5 years ago, one underrated superhero show changed Marvel forever

No TV series has quite matched Legion’s energy and inventiveness, but plenty have tried.

Legion may not have been the most-watched superhero TV series, but it’s proving to be one of the most influential ever made. For three seasons, the FX comic book series delivered some of the most astonishing visuals, charismatic performances, and experimental writing that the superhero genre has ever seen. Now, five years after its premiere, Legion’s influence has become practically all-encompassing.

The series has emerged as an unspoken reference point for everything from Maniac and WandaVision to The Mysterious Benedict Society. It’s rare for a year to go by where I don’t turn on a new TV show and think, “This reminds me of Legion.”

The trippy superhero series embraced the visual and structural flexibility of episodic TV storytelling, and often combined it with the weirdest, reality-bending corners of Marvel Comics in a way that Marvel Studios has only just begun to do.

Dan Stevens as David Haller in FX’s Legion.


Created by Noah Hawley, Legion focuses on David Haller (Dan Stevens), the son of Charles Xavier, as he struggles to deal with both his powerful psychic powers and his schizophrenia. Delving straight into the mind of one of Marvel’s most eccentric characters, Legion wasn’t afraid to get abstract. From choosing to depict a telepathic fight between two psychics as a club-style dance battle to explaining one character’s backstory through animations on a chalkboard, the series constantly delivered new twists on familiar comic book tropes.

While no superhero show since Legion has dared to try replicating any of its strangest moments, the series’ visual ingenuity has had a lasting impact. Its retro-futuristic production design has influenced shows like Loki and The Umbrella Academy, and its willingness to experiment with aspect ratios has inspired several TV shows as well.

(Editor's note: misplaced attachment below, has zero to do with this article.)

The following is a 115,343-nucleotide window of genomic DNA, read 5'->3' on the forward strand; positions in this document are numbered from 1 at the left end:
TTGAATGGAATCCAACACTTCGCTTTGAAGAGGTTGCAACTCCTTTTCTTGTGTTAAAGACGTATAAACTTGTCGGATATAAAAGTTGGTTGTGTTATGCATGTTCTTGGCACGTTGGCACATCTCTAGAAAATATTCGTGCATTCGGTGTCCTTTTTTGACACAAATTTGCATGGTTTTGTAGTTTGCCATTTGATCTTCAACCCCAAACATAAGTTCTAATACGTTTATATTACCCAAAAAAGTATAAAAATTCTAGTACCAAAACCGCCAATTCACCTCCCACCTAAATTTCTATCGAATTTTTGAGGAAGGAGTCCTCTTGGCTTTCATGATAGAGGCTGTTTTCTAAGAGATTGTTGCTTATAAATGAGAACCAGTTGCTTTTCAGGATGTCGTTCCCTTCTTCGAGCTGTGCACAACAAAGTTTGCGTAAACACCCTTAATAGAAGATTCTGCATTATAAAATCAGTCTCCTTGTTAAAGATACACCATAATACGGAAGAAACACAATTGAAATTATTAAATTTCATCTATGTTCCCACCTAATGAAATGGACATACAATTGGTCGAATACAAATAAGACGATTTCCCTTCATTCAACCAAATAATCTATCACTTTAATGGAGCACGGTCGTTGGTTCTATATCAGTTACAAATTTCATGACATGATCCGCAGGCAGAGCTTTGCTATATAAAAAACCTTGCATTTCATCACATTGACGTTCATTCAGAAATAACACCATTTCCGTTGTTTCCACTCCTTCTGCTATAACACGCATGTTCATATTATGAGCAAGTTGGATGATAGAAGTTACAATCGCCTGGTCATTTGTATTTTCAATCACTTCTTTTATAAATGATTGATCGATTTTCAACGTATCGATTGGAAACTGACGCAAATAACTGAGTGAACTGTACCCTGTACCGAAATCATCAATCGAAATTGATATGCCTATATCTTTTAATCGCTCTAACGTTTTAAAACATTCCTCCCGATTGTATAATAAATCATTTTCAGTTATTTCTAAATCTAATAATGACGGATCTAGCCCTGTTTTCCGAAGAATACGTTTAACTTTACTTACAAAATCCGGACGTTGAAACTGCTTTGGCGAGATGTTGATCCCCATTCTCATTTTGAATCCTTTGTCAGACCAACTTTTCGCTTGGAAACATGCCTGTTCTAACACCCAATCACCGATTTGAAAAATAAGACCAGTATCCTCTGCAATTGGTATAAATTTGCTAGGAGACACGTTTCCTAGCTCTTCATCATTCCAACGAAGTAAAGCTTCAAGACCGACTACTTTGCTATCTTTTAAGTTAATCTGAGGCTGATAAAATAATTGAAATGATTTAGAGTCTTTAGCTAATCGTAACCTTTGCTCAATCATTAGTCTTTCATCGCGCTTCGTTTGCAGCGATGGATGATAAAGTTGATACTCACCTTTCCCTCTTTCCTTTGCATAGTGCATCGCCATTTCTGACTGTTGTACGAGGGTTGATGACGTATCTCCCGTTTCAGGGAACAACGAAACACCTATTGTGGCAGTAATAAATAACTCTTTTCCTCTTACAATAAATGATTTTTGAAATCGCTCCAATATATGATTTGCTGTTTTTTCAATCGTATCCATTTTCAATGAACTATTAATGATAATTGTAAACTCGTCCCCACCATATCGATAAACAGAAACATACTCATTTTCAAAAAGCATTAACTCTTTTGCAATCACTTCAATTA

The way WandaVision, for instance, used aspect ratios to differentiate its various planes of reality felt inspired by Legion’s use of the technique. And the latter’s influence on WandaVision doesn’t begin and end with its visual motifs.

Aubrey Plaza and Lauren Tsai in Legion Season 3.


Nearly three years before WandaVision told a story about a powerful superhero creating a new reality to cope with a devastating loss, Legion aired an episode where Haller creates dozens of different realities where a departed loved one is still alive. That episode, which aired halfway through Legion’s second season, wasn’t an outlier. It was just one of many times when Legion demonstrated a willingness to tell the kind of emotional, messy, reality-breaking comic book stories most superhero shows avoid tackling.

Legion proved those tales could work in live-action form, and several years later Marvel Studios has begun venturing further and further into its multiverse, introducing concepts like variants, time travel, and chaos magic in WandaVision, Loki, and What If…?. Despite that, those shows have yet to reach the same experimental heights that Legion did (if you think WandaVision’s black and white sitcom episodes were bold, wait until you see the silent film sequence from Legion Season 1).

That’s because Legion wasn’t afraid of abandoning logic in exchange for emotional authenticity. The series’ openness to depicting transformative moments as fantasies happening entirely in characters’ heads felt rare and brave. Now an increasing number of TV shows are doing the same thing, whether it be WandaVision or a post-apocalyptic drama like Station Eleven.

Dan Stevens and Aubrey Plaza in Legion Season 1.


Even as superhero movies and TV shows continue to get more experimental, many have yet to try everything that Legion did.

The series wasn’t only willing to be more visually and narratively flexible than most shows we see today, but it was open to dealing with subjects that many comic book adaptations still don’t. Even if it didn’t always hit the mark, Legion’s desire to tackle serious issues like mental illness and sexual assault still puts it ahead of many of the superhero shows that have followed and been inspired by it.

It’s becoming increasingly clear just how ahead of its time Legion truly was. Five years after its premiere, we’re still watching everyone else try to catch up.

All three seasons of Legion are available to stream now on Hulu.

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